Sunderland AFC takeover: Stewart Donald in 'serious' talks with potential buyers
Stewart Donald is in ‘serious’ talks with potential buyers over a takeover of Sunderland AFC – according to reports.
Donald placed the club publicly up for sale in December, and has since been working behind the scenes in a bid to find new owners for the Black Cats.
And reports from American news outlet Bloomberg now claim that the Sunderland hierarchy have been holding ‘serious discussions’ with at least two potential buyers over a deal.
Their report states that Donald wishes to find a new buyer by the end of the month, and suggests that his asking price is around the £40million mark.
This tallies with what the Sunderland owner has said publicly, having declared that he hoped to sell the club in ‘a month or two’.
Donald also told Sunderland supporters at a meeting in December that he valued the club at between £30million and £50million - which finance experts have suggested is a reasonable valuation.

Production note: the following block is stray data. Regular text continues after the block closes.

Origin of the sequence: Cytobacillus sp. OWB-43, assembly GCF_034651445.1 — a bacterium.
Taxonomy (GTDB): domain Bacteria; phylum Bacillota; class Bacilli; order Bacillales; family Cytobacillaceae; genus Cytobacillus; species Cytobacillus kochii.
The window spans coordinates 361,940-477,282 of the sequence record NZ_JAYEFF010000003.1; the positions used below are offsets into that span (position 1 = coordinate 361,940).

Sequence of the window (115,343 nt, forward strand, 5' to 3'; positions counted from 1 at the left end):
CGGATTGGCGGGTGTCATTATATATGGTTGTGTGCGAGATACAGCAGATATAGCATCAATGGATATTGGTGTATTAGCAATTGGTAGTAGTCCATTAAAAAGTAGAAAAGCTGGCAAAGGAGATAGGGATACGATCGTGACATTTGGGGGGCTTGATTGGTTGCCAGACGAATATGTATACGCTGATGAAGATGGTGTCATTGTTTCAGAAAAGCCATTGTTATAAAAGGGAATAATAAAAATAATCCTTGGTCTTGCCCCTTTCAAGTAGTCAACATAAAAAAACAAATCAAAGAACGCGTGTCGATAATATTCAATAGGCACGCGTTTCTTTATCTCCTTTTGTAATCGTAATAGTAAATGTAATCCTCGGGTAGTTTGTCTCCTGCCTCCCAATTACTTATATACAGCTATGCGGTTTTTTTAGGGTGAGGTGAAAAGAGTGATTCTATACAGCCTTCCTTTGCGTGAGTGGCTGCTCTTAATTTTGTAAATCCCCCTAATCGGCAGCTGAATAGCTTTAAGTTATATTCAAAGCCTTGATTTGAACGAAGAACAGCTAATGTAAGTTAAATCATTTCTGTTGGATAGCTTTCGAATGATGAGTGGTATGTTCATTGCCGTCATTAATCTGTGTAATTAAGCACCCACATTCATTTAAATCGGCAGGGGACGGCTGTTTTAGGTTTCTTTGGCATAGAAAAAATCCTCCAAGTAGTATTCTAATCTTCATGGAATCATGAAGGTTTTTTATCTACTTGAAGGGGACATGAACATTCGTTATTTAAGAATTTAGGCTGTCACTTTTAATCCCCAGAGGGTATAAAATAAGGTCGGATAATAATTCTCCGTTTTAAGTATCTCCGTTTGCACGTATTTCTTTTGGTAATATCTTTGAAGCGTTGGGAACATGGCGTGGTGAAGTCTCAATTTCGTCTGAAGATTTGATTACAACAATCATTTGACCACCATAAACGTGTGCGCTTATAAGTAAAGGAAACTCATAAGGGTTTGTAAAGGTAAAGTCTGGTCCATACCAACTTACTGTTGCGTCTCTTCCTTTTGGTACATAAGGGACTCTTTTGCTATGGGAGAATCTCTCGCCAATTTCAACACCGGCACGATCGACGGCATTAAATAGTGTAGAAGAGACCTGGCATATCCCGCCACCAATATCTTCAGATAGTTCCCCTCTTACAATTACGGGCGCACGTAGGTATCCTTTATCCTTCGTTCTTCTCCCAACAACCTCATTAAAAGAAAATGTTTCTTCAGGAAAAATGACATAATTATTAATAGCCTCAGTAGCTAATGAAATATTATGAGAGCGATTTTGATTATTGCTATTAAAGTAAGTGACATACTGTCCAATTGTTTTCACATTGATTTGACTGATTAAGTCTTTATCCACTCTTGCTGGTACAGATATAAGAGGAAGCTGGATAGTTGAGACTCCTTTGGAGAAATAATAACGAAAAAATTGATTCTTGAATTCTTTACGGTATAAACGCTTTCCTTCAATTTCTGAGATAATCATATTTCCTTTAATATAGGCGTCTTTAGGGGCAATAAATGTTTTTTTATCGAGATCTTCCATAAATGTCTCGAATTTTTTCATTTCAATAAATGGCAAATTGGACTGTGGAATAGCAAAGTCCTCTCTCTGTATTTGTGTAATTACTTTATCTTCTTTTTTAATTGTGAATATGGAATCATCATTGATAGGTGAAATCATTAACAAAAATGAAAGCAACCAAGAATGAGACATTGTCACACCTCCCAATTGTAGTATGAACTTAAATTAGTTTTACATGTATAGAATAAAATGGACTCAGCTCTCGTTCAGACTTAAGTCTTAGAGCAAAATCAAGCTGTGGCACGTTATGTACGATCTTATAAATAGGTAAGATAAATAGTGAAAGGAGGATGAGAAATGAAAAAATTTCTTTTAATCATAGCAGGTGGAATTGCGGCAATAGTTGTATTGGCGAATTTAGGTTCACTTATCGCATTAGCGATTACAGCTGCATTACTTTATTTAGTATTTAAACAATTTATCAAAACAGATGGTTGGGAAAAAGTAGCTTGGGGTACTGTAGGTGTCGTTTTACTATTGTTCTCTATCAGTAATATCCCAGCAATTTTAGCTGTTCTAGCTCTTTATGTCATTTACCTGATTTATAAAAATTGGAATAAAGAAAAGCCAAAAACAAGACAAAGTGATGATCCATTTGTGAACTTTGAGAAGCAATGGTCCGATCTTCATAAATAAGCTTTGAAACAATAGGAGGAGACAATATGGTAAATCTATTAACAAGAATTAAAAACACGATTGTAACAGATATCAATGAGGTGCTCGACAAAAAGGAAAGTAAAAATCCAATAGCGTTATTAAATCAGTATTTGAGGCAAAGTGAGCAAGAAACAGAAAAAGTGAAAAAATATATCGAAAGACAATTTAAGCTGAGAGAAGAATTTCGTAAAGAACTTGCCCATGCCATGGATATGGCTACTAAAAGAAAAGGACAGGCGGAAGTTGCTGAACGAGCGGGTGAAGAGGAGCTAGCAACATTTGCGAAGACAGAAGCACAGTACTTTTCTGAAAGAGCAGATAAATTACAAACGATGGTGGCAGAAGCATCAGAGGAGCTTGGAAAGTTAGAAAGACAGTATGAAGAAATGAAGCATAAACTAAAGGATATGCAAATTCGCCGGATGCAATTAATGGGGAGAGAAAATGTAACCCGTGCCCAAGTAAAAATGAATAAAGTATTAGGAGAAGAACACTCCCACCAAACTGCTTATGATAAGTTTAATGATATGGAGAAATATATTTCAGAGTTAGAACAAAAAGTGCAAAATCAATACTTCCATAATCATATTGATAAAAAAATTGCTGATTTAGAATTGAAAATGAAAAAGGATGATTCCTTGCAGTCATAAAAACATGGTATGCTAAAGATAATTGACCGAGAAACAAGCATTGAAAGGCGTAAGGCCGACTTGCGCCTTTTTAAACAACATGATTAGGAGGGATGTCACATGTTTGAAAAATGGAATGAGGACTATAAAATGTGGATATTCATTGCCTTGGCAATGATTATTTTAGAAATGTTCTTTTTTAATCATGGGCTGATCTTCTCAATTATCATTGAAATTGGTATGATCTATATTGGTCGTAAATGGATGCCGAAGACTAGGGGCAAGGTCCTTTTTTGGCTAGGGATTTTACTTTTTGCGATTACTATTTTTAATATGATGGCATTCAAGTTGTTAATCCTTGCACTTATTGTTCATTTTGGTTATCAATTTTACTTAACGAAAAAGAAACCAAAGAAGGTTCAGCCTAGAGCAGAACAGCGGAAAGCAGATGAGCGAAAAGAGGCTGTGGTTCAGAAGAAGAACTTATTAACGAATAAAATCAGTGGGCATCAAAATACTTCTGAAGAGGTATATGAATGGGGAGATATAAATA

Bloomberg also claim that the Black Cats have told prospective buyers that the club could be worth upwards of £250million should they return to the Premier League, thanks in part to the lucrative top flight TV deal.
Speaking last month, shareholder Charlie Methven stated that Sunderland had a queue of ‘very credible people’ keen to enter takeover discussions.
“We've been really blown by away by the level of interest in buying the club,” he said, speaking to BBC Newcastle.
“From really good people as well.
“Pretty much within a week of Stewart this time saying Sunderland is up for sale, we had a queue at our door of very credible people.
“We're now just going through the process of talking to people about what their plans for the club would be, because obviously it's very important that the best possible people come to the club.
“We really hope to conclude that process as soon as possible because for the club's sake, the new ownership needs to be in place to plan for the summer.”
The club were previously in takeover talks with a consortium led by businessman Mark Campbell, and latterly the FPP Sunderland group.